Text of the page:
But not forever. Eventually, perhaps inevitably, people decide to revisit the original proposition. It might happen out of sheer academic curiosity. It might happen because things change and the ‘conventional fuels’ turn out not to be cheaper and easier after all. It might be because people realise that old ideas can still be good, or that society just wasn’t ready for them the last time round, or that what was delivered in the packaging wasn’t what was described in the advertising blurb.

So they investigate what socialism originally meant, which is what we still mean by it. And at this point they start to see some glaring discrepancies between the idea, properly described, and the popular interpretations and applications that were later implemented.

They discover that, contrary to popular wisdom, socialism did not mean big states nationalising corporations and controlling everything, and perhaps turning everyone into brainwashed uniformed zombies. It meant a ‘free association of producers’, in Marx’s phrase, cooperating democratically without bosses to live full and rich lives, with no need for coercive states, markets, corporations or indeed nations. They learn that, contrary to common left-wing parlance, socialism and communism meant the same thing and that the one was in no sense a ‘transitional period’ towards the other, with an elite crew of Party bureaucrats helpfully in charge and giving the orders. They learn that, far from socialism being an economy of high taxes and state welfare for the poor, it is in fact a society with no taxes (or states), no rich, no poor, no ‘economy’ as such and no money. They learn that, instead of the Trotskyist formula ‘those who don’t work, don’t eat’, socialism is based on the principle ‘from each according to ability, to each according to need’, the two being decoupled not linked, and self-defined, not imposed by diktat. And of course they learn that the state capitalist regimes of the USSR, China, Venezuela, Cuba, North Korea, Cambodia, etc, were one-party dictatorships which had nothing to do with socialism, for all that they hoisted banners of Marx and Engels to give themselves a bit of spurious legitimacy.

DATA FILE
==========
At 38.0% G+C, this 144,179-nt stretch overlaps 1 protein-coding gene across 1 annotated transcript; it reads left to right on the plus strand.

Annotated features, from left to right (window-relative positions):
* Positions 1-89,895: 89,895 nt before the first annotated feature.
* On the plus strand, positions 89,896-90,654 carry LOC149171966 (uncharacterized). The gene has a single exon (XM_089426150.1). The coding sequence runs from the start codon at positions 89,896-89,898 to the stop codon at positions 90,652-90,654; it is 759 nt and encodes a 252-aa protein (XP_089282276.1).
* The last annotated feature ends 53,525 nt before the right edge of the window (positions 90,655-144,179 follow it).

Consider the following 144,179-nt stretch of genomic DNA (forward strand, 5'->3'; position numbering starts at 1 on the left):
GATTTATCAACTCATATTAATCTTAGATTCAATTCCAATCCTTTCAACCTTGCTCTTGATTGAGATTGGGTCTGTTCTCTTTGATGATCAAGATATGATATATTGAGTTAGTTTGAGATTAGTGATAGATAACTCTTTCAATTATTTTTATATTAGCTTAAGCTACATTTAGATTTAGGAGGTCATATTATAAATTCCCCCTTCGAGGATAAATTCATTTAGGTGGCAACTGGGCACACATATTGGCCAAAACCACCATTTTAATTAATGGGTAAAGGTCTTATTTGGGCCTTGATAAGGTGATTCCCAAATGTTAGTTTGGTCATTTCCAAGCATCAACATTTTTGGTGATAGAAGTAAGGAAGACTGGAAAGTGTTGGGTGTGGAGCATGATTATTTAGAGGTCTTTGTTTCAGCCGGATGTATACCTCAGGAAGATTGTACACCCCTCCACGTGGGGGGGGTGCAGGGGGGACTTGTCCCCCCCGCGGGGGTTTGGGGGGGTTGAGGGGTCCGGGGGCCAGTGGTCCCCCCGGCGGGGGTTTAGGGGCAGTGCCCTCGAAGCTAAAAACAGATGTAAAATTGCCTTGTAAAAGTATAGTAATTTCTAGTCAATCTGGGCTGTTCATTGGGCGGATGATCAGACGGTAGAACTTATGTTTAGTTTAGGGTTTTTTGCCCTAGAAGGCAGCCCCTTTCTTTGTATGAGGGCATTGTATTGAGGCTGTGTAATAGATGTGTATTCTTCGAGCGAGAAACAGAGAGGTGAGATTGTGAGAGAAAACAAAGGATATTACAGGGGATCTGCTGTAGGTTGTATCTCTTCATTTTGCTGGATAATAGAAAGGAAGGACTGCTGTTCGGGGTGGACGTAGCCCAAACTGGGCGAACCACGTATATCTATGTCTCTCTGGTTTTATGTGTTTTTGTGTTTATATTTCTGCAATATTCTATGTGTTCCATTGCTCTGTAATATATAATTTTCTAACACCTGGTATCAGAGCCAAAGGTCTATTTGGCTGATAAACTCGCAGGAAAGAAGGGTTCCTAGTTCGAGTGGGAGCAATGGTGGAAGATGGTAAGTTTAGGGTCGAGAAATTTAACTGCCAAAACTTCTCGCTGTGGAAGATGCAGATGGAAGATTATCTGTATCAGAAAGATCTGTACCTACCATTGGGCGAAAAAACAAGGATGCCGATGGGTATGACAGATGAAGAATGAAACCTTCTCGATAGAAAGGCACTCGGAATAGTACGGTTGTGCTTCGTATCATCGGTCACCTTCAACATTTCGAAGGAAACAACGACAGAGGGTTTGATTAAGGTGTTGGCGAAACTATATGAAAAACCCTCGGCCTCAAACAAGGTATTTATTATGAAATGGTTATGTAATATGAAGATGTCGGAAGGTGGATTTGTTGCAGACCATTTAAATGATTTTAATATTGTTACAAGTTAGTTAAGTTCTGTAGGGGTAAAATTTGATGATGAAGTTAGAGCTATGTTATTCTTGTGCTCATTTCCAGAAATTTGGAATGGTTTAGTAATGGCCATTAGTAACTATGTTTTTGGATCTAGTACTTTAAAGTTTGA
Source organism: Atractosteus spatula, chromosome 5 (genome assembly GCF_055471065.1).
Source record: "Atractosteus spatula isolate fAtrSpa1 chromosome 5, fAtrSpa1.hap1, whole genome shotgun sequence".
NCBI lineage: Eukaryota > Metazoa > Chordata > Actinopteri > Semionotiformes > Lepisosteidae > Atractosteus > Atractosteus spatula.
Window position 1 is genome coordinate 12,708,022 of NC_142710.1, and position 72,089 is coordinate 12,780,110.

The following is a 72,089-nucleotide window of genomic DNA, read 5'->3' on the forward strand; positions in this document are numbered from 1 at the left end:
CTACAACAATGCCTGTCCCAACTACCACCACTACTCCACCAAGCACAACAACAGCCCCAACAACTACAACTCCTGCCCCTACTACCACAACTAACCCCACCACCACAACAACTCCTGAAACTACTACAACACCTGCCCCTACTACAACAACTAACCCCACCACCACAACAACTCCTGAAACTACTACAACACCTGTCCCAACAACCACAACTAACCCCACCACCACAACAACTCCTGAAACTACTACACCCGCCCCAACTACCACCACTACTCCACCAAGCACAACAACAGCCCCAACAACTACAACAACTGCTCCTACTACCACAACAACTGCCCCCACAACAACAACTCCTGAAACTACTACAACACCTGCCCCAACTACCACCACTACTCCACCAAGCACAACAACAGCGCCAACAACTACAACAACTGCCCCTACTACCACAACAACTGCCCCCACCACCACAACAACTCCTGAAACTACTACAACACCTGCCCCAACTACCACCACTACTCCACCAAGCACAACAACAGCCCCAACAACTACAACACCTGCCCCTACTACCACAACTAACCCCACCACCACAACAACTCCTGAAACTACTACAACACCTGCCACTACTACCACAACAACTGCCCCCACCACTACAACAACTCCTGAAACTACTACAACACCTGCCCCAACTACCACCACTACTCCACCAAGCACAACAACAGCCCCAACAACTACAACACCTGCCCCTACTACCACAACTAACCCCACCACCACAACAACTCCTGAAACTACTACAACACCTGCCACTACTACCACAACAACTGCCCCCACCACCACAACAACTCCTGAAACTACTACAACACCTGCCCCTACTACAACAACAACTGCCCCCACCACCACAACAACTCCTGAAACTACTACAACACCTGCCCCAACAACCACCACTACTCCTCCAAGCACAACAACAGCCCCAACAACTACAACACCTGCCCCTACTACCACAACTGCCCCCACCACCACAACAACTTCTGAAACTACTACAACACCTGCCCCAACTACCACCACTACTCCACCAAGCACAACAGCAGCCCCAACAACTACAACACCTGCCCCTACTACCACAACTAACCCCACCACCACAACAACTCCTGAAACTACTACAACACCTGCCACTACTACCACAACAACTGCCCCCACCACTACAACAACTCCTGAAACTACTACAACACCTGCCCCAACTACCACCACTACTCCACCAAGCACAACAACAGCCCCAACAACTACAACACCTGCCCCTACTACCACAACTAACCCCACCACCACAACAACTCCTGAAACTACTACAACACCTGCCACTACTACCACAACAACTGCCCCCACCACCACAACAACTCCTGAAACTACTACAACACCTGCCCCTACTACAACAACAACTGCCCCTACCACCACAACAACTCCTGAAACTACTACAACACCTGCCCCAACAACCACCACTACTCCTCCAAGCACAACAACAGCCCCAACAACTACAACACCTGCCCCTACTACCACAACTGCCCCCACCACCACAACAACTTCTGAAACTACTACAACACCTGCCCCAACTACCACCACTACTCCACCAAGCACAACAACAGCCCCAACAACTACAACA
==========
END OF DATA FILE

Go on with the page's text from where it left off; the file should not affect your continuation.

A slew of popular polls in the last few years have shown a reversal in political trends, with young people increasingly seeing ‘socialism’ as a positive term and ‘capitalism’ as negative. This is encouraging and needs to happen, given how obvious it is that capitalism is wrecking the planet for the sake of profit and perpetual market growth. But it’s no good if people still think socialism means some insipid state-interventionist placebo touted by centre-left careerists in sharp suits, or else sloganeering Stalinist wannabes exhorting you, comrade worker, to throw yourself against the guns to win them the dictatorship of the proletariat.

New technology is often preceded by failed misdirected attempts. It succeeds when people finally understand what it is, why they need it, and how to apply it. Socialism is like this, the smart app that will be the world’s biggest upgrade since the plough, and which one day people won’t believe they ever did without. But before that, get yourself a user manual.